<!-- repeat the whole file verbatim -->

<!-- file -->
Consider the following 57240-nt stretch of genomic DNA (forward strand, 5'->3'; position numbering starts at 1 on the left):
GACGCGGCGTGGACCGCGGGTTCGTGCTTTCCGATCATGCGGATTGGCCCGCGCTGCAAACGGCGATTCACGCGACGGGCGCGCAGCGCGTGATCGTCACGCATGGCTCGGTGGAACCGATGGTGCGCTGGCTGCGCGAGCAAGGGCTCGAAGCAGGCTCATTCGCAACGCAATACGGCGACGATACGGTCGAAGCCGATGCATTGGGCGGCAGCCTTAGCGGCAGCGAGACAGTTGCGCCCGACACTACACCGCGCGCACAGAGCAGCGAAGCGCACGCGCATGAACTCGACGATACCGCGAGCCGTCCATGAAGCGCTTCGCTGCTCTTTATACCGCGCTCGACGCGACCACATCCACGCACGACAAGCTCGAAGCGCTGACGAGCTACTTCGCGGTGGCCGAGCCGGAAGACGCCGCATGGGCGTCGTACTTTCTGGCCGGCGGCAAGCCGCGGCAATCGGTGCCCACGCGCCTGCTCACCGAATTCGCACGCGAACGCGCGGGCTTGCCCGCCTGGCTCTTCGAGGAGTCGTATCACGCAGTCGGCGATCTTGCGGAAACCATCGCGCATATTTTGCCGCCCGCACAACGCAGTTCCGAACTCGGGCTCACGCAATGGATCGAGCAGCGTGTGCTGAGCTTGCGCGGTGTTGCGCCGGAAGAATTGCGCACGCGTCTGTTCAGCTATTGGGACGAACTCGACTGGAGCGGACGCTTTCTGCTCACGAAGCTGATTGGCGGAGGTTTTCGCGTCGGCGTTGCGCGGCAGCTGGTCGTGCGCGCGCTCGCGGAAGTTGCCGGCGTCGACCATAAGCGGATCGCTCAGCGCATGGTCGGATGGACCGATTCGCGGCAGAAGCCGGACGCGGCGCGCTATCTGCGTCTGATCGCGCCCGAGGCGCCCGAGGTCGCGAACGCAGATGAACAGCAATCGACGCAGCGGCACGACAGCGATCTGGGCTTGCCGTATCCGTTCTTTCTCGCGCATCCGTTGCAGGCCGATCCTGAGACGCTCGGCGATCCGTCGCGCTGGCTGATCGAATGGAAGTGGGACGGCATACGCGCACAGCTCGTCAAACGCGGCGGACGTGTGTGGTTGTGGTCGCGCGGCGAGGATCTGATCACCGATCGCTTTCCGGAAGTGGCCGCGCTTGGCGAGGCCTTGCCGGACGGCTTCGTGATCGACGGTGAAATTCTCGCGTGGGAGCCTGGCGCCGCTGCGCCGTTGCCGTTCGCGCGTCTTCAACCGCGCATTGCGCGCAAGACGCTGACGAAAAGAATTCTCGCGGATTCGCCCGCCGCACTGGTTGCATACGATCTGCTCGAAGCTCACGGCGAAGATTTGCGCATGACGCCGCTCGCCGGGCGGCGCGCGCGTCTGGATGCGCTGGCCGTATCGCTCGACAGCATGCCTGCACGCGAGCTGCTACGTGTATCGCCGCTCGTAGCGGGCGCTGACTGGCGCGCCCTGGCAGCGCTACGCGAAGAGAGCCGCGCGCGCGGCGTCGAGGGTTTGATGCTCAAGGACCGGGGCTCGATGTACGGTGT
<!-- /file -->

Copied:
Consider the following 57240-nt stretch of genomic DNA (forward strand, 5'->3'; position numbering starts at 1 on the left):
GACGCGGCGTGGACCGCGGGTTCGTGCTTTCCGATCATGCGGATTGGCCCGCGCTGCAAACGGCGATTCACGCGACGGGCGCGCAGCGCGTGATCGTCACGCATGGCTCGGTGGAACCGATGGTGCGCTGGCTGCGCGAGCAAGGGCTCGAAGCAGGCTCATTCGCAACGCAATACGGCGACGATACGGTCGAAGCCGATGCATTGGGCGGCAGCCTTAGCGGCAGCGAGACAGTTGCGCCCGACACTACACCGCGCGCACAGAGCAGCGAAGCGCACGCGCATGAACTCGACGATACCGCGAGCCGTCCATGAAGCGCTTCGCTGCTCTTTATACCGCGCTCGACGCGACCACATCCACGCACGACAAGCTCGAAGCGCTGACGAGCTACTTCGCGGTGGCCGAGCCGGAAGACGCCGCATGGGCGTCGTACTTTCTGGCCGGCGGCAAGCCGCGGCAATCGGTGCCCACGCGCCTGCTCACCGAATTCGCACGCGAACGCGCGGGCTTGCCCGCCTGGCTCTTCGAGGAGTCGTATCACGCAGTCGGCGATCTTGCGGAAACCATCGCGCATATTTTGCCGCCCGCACAACGCAGTTCCGAACTCGGGCTCACGCAATGGATCGAGCAGCGTGTGCTGAGCTTGCGCGGTGTTGCGCCGGAAGAATTGCGCACGCGTCTGTTCAGCTATTGGGACGAACTCGACTGGAGCGGACGCTTTCTGCTCACGAAGCTGATTGGCGGAGGTTTTCGCGTCGGCGTTGCGCGGCAGCTGGTCGTGCGCGCGCTCGCGGAAGTTGCCGGCGTCGACCATAAGCGGATCGCTCAGCGCATGGTCGGATGGACCGATTCGCGGCAGAAGCCGGACGCGGCGCGCTATCTGCGTCTGATCGCGCCCGAGGCGCCCGAGGTCGCGAACGCAGATGAACAGCAATCGACGCAGCGGCACGACAGCGATCTGGGCTTGCCGTATCCGTTCTTTCTCGCGCATCCGTTGCAGGCCGATCCTGAGACGCTCGGCGATCCGTCGCGCTGGCTGATCGAATGGAAGTGGGACGGCATACGCGCACAGCTCGTCAAACGCGGCGGACGTGTGTGGTTGTGGTCGCGCGGCGAGGATCTGATCACCGATCGCTTTCCGGAAGTGGCCGCGCTTGGCGAGGCCTTGCCGGACGGCTTCGTGATCGACGGTGAAATTCTCGCGTGGGAGCCTGGCGCCGCTGCGCCGTTGCCGTTCGCGCGTCTTCAACCGCGCATTGCGCGCAAGACGCTGACGAAAAGAATTCTCGCGGATTCGCCCGCCGCACTGGTTGCATACGATCTGCTCGAAGCTCACGGCGAAGATTTGCGCATGACGCCGCTCGCCGGGCGGCGCGCGCGTCTGGATGCGCTGGCCGTATCGCTCGACAGCATGCCTGCACGCGAGCTGCTACGTGTATCGCCGCTCGTAGCGGGCGCTGACTGGCGCGCCCTGGCAGCGCTACGCGAAGAGAGCCGCGCGCGCGGCGTCGAGGGTTTGATGCTCAAGGACCGGGGCTCGATGTACGGTGT